Big changes are afoot at ESPN radio, as industry reports say Sports Nation and its curious pairing of John Seibel and Orestes Destrade has finally come to an end, making way for Doug Gottlieb to take over the drive time slot from 4 -7 PM.
The program shift completes the most forgettable span of ESPN programming since Beg, Borrow and Deal. ESPN radio's senior VP Mo Davenport explained the move:
"The overall strategy is to focus on strong personality-driven sports content between 6 a.m. and 7 p.m."
Meaning: John Seibel, you've had three hours a day for the last four years to actually grow your audience. Nobody's failed with this much exposure since Alan Colmes. So take your Air Force experience and fly the hell out of this timeslot.
ESPN radio wasn't done tinkering there. Colin Cowherd will have another full hour to urge listeners to blow up The Big Lead's servers (although one person can do as much damage posting a single comment). Cowherd will now piss off Big Ten football fans from 10 AM to 2 PM daily.
But wait, there's more. Mike Tirico's lifeless brand of non-entertainment is shifting an hour and will air from 2 to 4 PM- causing Scott Van Pelt to lose his one-hour show all together. Brian Kenny will be hosting from 8 to 10 PM. Sweet, that means more boxing and baseball, two sports that couldn't be losing more steam in the public's consciousness.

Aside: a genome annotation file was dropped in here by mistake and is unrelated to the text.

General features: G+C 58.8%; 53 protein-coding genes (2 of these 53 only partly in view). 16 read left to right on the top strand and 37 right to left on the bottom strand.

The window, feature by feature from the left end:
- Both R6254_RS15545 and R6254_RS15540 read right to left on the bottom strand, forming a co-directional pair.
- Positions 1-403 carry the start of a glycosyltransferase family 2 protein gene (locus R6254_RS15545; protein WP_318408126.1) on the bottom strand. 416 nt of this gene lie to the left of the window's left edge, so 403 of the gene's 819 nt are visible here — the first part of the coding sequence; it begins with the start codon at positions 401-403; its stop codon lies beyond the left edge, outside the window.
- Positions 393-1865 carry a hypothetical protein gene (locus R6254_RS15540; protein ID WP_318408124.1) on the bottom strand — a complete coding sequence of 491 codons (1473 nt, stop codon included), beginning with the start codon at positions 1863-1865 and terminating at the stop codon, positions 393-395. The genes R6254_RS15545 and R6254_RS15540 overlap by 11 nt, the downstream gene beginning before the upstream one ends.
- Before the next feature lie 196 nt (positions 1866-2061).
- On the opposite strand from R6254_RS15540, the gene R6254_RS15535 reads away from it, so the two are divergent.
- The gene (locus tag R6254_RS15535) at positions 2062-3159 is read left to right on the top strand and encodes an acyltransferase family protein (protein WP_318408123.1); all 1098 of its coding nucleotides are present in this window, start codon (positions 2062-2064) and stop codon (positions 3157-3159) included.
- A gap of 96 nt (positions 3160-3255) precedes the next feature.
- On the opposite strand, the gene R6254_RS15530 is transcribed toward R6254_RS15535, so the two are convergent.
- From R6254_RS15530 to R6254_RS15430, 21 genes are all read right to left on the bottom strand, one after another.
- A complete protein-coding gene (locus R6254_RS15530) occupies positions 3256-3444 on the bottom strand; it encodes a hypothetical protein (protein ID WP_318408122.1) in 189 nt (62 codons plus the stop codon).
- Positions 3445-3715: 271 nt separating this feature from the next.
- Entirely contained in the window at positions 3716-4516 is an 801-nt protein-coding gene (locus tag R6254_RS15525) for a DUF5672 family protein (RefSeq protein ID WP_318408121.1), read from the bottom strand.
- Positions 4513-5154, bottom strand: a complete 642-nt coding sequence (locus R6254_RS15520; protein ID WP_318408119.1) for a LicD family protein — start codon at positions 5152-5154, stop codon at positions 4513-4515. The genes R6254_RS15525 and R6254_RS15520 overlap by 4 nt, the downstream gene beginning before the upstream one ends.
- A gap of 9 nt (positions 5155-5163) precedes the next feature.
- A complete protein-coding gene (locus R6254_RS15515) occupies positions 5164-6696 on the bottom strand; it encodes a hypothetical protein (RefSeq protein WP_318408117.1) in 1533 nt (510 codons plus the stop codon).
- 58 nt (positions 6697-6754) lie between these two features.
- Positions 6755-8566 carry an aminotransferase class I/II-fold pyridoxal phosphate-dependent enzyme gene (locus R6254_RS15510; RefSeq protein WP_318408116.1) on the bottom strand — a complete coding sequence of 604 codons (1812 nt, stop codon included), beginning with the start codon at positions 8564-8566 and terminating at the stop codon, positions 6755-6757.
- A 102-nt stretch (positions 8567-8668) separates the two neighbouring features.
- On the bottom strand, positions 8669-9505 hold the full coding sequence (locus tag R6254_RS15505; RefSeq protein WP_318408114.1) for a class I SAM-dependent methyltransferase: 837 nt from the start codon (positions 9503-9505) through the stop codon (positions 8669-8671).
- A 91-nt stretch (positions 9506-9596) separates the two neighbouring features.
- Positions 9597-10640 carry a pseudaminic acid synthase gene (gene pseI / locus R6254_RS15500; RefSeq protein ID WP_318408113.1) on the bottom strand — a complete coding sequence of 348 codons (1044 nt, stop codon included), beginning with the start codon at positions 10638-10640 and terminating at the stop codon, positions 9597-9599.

While Doug Gottlieb is yet another ESPN commentator that operates in the world of forced conviction, his basketball expertise is second to none. He can relate to the present day athletes based on his history of credit card fraud. He can also relate to many of today's best lawmakers as an army deserter. Either way, he's very inciteful and doesn't avoid controversy the way Mike Tirico has.
Speaking of Tirico, when will ESPN radio acknowledge that nobody sits around the radio these days to hear uninspired platitudes and endless colleague adulation? At one point we wondered if his pairing with Michele Tafoya was a plot by ESPN execs to entrap the NBA's lead play-by-play man into another scenario with sexual harrassment potential.
And I have to question how ESPN continues to bury one of its best talents - Ryen Russillo. The guy is funny, quick-witted and has no problem hitting on other radio personality's daughters.